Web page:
A note to Phil Dirkx Concerning his Jan. 30 column, “It’s only natural for cats to kill.”
In the “natural world,” the interactions between predators and prey tend to be cyclic and mutually self-regulating. Increasing prey populations result in increasing predation. The resulting prey decline is followed by a decrease in predators, due to lack of food.
Cats and other domesticated carnivores are subsidized predators. If kitty does not catch a mouse or bird today, then it’s cat food tonight. The predator is free from natural controls. The playing field is tilted against the prey.
In my neighborhood, cats are rare and birds are abundant. I suspect that the presence of the great horned owl that perches in my tree and the coyotes that wander through may be a regulating influence.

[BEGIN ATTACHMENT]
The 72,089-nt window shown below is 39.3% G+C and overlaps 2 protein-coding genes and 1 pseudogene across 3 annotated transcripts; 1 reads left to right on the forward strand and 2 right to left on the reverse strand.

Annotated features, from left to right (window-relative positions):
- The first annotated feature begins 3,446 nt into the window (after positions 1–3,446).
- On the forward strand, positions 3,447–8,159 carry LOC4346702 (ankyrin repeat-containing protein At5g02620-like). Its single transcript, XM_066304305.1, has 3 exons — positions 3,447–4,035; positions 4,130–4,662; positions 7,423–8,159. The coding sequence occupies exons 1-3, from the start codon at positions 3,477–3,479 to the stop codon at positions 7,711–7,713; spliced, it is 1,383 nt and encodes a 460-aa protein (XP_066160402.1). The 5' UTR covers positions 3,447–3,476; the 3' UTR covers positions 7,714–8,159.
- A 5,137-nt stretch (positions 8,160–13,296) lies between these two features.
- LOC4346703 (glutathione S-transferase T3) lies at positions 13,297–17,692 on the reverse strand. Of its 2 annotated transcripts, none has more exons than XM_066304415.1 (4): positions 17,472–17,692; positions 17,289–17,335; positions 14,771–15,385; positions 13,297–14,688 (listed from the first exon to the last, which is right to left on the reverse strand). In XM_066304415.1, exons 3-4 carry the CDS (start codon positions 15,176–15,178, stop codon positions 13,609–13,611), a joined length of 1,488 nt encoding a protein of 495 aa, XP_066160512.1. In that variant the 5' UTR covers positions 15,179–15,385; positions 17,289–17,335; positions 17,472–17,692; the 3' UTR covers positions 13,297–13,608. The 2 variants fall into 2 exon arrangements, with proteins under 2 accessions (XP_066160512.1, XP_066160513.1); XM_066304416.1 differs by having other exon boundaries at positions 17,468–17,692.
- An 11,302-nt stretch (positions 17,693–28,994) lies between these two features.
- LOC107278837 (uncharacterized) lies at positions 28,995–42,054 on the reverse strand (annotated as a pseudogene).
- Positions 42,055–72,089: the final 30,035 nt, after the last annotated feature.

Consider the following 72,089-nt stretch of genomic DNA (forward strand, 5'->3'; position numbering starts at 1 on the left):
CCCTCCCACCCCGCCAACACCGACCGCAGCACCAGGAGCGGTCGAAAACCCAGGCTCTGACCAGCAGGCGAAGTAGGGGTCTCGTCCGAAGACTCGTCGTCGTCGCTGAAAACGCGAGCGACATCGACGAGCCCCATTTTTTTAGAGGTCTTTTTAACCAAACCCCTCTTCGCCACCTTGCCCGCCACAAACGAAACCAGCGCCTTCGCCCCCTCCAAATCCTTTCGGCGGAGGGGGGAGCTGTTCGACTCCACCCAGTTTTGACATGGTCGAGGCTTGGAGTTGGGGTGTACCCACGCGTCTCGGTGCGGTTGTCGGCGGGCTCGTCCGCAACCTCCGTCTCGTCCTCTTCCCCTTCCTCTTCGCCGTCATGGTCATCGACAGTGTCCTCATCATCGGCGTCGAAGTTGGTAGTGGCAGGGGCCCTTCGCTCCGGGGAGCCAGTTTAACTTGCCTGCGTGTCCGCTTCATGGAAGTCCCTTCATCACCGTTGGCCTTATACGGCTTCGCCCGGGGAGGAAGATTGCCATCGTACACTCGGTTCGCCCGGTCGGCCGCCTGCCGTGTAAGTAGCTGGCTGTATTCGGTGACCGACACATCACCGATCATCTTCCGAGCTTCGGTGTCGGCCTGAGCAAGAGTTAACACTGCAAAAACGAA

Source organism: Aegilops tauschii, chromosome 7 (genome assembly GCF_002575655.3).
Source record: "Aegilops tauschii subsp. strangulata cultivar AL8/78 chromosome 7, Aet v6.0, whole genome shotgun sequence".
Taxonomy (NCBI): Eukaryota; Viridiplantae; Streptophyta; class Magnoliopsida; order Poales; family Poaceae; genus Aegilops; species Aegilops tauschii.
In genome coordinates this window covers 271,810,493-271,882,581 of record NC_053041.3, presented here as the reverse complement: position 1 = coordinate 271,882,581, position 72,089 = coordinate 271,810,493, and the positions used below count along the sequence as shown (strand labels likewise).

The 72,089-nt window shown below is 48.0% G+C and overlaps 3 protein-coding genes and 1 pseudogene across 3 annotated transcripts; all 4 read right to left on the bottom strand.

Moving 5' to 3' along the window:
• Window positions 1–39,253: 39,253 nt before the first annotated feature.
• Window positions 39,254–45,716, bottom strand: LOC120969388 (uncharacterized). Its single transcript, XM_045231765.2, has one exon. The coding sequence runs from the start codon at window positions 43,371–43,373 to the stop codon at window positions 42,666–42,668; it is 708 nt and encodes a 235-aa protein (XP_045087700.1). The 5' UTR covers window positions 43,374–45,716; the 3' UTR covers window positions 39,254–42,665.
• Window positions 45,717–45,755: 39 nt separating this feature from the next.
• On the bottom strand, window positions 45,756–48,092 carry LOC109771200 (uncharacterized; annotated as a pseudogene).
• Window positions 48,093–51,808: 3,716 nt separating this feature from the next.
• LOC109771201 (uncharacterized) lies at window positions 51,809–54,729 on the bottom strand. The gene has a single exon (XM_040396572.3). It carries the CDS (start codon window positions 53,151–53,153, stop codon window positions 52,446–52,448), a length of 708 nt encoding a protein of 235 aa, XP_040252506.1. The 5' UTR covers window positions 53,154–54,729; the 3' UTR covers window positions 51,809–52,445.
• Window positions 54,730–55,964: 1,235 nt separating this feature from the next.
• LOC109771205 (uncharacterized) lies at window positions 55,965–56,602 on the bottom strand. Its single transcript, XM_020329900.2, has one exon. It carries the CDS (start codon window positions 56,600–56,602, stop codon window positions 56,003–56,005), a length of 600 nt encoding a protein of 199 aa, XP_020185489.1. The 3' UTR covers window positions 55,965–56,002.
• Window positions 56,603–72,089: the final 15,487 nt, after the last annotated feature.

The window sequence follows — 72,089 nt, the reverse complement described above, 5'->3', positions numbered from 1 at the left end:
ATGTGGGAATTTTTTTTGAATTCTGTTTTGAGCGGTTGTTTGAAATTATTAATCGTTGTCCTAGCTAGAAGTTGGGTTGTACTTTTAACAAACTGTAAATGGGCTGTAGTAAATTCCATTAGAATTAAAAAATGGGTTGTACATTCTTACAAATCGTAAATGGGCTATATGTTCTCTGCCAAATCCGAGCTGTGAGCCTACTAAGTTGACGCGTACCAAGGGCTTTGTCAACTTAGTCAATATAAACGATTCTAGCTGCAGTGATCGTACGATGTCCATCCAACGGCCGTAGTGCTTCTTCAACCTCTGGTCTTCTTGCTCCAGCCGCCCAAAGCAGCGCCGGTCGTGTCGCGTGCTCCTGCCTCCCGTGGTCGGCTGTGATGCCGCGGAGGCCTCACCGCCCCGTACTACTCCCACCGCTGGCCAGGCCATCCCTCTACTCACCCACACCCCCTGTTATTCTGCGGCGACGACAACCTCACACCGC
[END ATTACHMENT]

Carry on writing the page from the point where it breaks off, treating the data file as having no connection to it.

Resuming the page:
I lived on my uncle’s rural chicken farm for a while. We, too, killed chickens, but we made sure enough chickens remained to carry on the business. Our predation was regulated.
Hunting and fishing laws regulate human predation to conserve the prey population for future generations. Unregulated hunting was the principle cause extinction of the once-abundant passenger pigeon by 1914.
Since shooting motorists who abandon cats is prohibited, the remaining options are to either 1.) remove the cats or 2.) be responsible for controlling their predation.